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Re: Sothebys to auction Penny Black with $A11 million estimate

Post by Global Administrator »

GB 789 wrote: 29 Oct 2021 10:28
Maybe there was a subsequent request to postmasters a few months after the new stamps were introduced to return the original form containing these 1d stamps to prevent their reuse?

And Maybe the Moon is made of Green Cheese?

I have no proof of the latter - do you have any PROOF of such a letter re mailing back the pairs of normal 1d blacks - seeing that SG illustrates, and lists, and prices, a long list of similar letters sent to all Postmasters in 1840 and 1841, attaching new stamps and postal stationary - it clearly makes sense SOMEONE has retained and recorded one of your imaginary April ''recall'' PO letters surely? They also would surely be listed and priced in SG IF they ever existed of course?

You DO own a SG Specialised I assume, to assist in forming your next dreamy thought bubbles?? :lol:

We are talking two letter rate stamps - a dollar or two of relativity value even today - the time and Bureaucracy to do write to do this, time both ends, and to note and administer it, would have cost 20 to 50 times that. Not to mention the mooted letter to PM, and the letters from PMs, were 2d nominal cost ANYWAY! :!:

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Re: Sothebys to auction Penny Black with $A11 million estimate

Post by MJ's pet »

Some key quotes:
Alan Holyoake wrote: "The fact that Wallace signed, dated and issued his note ... gives support to the fact that this is the very first example of a postage stamp," owner Alan Holyoake, a businessman and philatelist, told Reuters.
https://www.reuters.com/lifestyle/penny-post-8-million-world ... 021-10-26/

Sotheby's wrote: "Sotheby's is set to offer the earliest securely dated example of the very first postage stamp", read the Sotheby's statement.

This treasured stamp is one of three Penny Blacks believed to have survived from the very first sheet of printed stamps, while the other two are part of the collection at the British Postal Museum, adds the Reuters report.


It should also be added that the Royal Philatelic Society began publishing key extracts the Perkins Bacon Records in 1953, in two volumes of around 800-900 pages. The basic information about press dates etc. has been out there for a long time.

Perkins_Bacon_Records_by_Percy_de_Worms.jpg
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Re: Sothebys to auction Penny Black with $A11 million estimate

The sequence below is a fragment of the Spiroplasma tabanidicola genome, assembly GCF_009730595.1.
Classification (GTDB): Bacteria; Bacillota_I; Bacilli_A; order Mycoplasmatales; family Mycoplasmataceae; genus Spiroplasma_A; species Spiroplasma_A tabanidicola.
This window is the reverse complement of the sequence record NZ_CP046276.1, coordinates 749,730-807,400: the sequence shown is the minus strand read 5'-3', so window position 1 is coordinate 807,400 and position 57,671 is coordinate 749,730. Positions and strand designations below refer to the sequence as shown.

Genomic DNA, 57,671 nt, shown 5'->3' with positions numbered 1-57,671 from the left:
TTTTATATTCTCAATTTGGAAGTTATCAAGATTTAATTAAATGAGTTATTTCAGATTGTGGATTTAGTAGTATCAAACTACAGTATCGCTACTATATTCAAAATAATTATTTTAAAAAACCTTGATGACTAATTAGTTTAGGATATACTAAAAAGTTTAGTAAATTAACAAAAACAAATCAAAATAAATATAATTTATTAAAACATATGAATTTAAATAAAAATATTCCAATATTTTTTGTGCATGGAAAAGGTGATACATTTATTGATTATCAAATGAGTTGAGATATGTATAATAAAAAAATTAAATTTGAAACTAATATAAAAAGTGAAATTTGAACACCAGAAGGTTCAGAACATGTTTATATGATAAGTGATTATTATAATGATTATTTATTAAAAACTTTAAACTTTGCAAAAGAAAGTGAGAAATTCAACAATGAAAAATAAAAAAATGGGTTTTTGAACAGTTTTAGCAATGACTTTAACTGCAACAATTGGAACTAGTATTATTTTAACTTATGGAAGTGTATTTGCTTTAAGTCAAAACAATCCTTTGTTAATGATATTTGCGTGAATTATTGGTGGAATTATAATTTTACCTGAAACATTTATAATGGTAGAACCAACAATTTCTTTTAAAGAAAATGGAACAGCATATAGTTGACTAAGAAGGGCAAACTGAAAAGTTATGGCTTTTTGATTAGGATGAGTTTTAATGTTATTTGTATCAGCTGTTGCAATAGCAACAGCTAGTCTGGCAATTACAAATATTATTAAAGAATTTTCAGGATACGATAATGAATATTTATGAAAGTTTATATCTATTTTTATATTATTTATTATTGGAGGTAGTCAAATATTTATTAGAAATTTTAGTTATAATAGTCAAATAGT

Post by Global Administrator »

MJ's pet wrote: 29 Oct 2021 13:12 Some key quotes:
Alan Holyoake wrote: "The fact that Wallace signed, dated and issued his note ... gives support to the fact that this is the very first example of a postage stamp," owner Alan Holyoake, a businessman and philatelist, told Reuters.
https://www.reuters.com/lifestyle/penny-post-8-million-world ... 021-10-26/

Sotheby's wrote: "Sotheby's is set to offer the earliest securely dated example of the very first postage stamp", read the Sotheby's statement.

This treasured stamp is one of three Penny Blacks believed to have survived from the very first sheet of printed stamps, while the other two are part of the collection at the British Postal Museum, adds the Reuters report.



All totally wrong. Alan Holyoake, FRPSL, and RDP, was possibly blinded by the 6 million quid hopeful payday in his mind, and did not realise the bog obvious - the feint pencil notes were clearly made a month AFTER Wallace got these freebies. That reality went right over his head it seems.

They PROVE nothing re the date he got it - and of course 1d Blacks were not printed until a day later than Wallace's rubbery recollections of receiving it.

Simple as that. This guy exhibits this material, and has a Gold Medal for it - surely he KNOWS that 1d Blacks were FIRST printed April 11? The de Worms 2 volume book is 70 years old, and the recent RPSL 2 volume book confirms it all in minute detail.

Presumably Holyoake used his annual freebie member RPSL Cert to get favourable views from his old mates there - this reality likely went right over their heads too. Will not be for the first time!

You cannot know something ''came into public use May 6' unless you wrote that AFTER May 6. Wallace was no stamp collector. His pencil notes on the Mulready proof were also quite wrong of course.